If a MySQL master server requires replacement, the mysql_failover.py script must be run to promote the primary slave to master. This script deals with either living or dead initial masters, and then modifies MySQL replication topology and updates the service discovery.
After a server has been removed from ZooKeeper, it’s subject to a retirement queue system. This system has several steps that lead to eventual termination of a server:
- Servers that do not exist in ZooKeeper are considered to be not in use, and will have several status counters reset.
- After a day, the servers will be inspected to see if any activity has caused the status counters to increment. If the counters have incremented, the retirement process is aborted. If the counters have not incremented, the MySQL instance is sent a shutdown command.
- After another day, the server is subject to termination if its database has not been restarted.
We’ve built a variety of other utilities that we’re also open-sourcing:
- mysql_replica_mappings.py: This script provides administrators a quick view of what’s in production (we define “in production” as “in ZooKeeper”) in a format that’s easy to use for shell scripting.
- mysql_backup_xtrabackup.py: This is our primary backup system for MySQL. These backups are used by mysql_restore_xtrabackup for building new MySQL instances.
- archive_mysql_binlogs.py: We backup MySQL replication logs in order to perform point-in-time recoveries in the case where all servers in a replica set are lost.
- mysql_grants.py: This script manages our database users. It’s one of our oldest bits of automation and one of our most limited. It fulfills our needs for the time being but sooner or later will need to be significantly expanded.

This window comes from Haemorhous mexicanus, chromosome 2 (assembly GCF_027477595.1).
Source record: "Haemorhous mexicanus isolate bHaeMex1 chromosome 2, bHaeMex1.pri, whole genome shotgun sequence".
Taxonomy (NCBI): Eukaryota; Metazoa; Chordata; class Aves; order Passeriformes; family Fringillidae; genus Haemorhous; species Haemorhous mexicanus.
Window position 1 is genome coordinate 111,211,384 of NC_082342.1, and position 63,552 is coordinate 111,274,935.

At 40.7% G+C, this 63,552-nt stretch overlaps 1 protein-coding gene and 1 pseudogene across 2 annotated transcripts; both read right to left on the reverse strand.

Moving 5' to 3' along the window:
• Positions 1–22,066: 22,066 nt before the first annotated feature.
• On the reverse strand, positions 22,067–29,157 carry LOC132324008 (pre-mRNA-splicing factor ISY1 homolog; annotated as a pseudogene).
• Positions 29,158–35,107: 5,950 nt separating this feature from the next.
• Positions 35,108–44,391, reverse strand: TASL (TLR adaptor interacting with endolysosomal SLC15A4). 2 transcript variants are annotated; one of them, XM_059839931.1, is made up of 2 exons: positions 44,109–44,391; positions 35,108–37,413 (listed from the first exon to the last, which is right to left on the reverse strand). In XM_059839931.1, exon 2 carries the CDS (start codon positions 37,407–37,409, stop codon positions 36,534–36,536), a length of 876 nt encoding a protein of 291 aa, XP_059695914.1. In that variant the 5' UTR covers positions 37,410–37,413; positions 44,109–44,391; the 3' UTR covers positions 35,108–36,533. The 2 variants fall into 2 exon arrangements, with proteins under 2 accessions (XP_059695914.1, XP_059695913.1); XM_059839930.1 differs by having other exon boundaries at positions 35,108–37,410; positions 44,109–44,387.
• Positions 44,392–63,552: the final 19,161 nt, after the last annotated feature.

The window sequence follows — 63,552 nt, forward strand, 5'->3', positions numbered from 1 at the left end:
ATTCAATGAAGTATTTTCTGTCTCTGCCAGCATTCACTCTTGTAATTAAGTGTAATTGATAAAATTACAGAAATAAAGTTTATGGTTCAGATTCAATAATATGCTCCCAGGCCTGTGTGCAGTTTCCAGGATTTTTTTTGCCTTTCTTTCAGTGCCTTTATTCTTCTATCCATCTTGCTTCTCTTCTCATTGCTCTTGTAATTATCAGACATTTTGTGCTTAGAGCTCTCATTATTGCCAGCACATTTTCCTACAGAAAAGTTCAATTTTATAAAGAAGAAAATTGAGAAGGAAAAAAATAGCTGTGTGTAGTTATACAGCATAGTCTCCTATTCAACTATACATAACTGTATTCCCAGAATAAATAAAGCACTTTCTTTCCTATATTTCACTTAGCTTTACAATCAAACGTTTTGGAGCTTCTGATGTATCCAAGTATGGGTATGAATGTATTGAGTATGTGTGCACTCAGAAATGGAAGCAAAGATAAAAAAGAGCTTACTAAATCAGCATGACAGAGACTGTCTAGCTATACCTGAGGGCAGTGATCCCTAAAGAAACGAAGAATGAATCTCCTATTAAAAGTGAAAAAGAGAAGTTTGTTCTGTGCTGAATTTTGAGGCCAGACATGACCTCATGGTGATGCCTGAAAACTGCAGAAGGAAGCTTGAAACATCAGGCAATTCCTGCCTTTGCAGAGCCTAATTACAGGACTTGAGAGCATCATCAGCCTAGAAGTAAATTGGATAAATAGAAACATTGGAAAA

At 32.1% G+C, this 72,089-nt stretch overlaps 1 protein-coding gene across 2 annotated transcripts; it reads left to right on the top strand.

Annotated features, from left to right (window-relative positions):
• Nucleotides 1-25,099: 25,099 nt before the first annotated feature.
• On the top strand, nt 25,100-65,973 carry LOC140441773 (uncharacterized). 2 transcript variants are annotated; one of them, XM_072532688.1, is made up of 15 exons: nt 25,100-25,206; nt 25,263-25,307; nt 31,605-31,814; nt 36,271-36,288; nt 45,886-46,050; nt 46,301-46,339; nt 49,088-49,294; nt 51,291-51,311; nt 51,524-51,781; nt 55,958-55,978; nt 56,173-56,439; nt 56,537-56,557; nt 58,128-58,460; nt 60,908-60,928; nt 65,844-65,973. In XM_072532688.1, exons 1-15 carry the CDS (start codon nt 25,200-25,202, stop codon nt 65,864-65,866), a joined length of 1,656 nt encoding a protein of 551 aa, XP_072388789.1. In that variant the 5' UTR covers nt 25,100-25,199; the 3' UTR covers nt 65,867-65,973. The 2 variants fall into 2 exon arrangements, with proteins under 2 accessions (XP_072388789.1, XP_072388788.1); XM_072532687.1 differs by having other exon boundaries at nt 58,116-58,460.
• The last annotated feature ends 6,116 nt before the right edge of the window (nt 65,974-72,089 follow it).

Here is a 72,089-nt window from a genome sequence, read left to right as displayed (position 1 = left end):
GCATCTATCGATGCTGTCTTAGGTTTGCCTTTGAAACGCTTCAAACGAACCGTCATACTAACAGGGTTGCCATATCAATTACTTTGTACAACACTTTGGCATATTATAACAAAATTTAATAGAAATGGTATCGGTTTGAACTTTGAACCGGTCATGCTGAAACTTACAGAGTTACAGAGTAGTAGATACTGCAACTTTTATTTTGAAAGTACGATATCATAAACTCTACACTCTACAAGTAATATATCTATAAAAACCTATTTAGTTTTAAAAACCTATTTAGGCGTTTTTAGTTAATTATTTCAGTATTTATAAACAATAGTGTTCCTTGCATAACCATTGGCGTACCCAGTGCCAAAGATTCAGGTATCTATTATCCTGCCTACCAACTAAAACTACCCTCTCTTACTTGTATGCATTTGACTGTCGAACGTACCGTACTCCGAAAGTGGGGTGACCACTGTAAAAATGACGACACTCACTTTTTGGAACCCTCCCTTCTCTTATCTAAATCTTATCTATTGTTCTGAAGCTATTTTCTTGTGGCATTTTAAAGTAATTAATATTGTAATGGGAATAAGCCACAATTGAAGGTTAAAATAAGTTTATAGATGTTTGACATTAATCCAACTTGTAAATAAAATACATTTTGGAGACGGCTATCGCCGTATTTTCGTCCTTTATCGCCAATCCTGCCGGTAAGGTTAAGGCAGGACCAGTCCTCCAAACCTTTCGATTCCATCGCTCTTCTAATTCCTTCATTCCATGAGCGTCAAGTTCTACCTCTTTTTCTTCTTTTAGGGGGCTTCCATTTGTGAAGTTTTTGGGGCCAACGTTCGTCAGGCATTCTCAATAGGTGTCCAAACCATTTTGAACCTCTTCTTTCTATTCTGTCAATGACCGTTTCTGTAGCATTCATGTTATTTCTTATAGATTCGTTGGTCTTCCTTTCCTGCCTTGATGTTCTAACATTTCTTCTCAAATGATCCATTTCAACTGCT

- mysql_cnf_builder.py: This script builds MySQL configuration files based on global defaults and then overrides for workload type, hardware and MySQL version. Several example configuration files are included.
- mysql_checksum.py and get_recent_checksums.py: Every day, we run a pt-checksum against a subset of the shards in order to determine if master and slave are out of sync and, if so, by how much. (Most of the time, our replication drift is zero or very near zero.) The mysql_checksum.py script runs the checksums and stores the results. The get_recent_checksums.py script will retrieve all recent checksum results and display the data in a user-friendly manner.
- And a bunch more!
Not a panacea
These tools are tightly integrated into our service discovery mechanism and would likely require moderate modification of the code that reads and writes from service discovery. Unlike other technologies we’ve open-sourced, there are some legacy limitations to these utilities, such as the lack of support for more than two slaves. It’s our hope that these tools are useful to others that wish to create automation for their MySQL infrastructure.
As a result of the effectiveness of our tooling, we’re able to maintain the MySQL environment with hundreds of terabyte data with less than two dedicated engineers.
Acknowledgements: Ernie Souhrada also contributed to the MySQL management tools.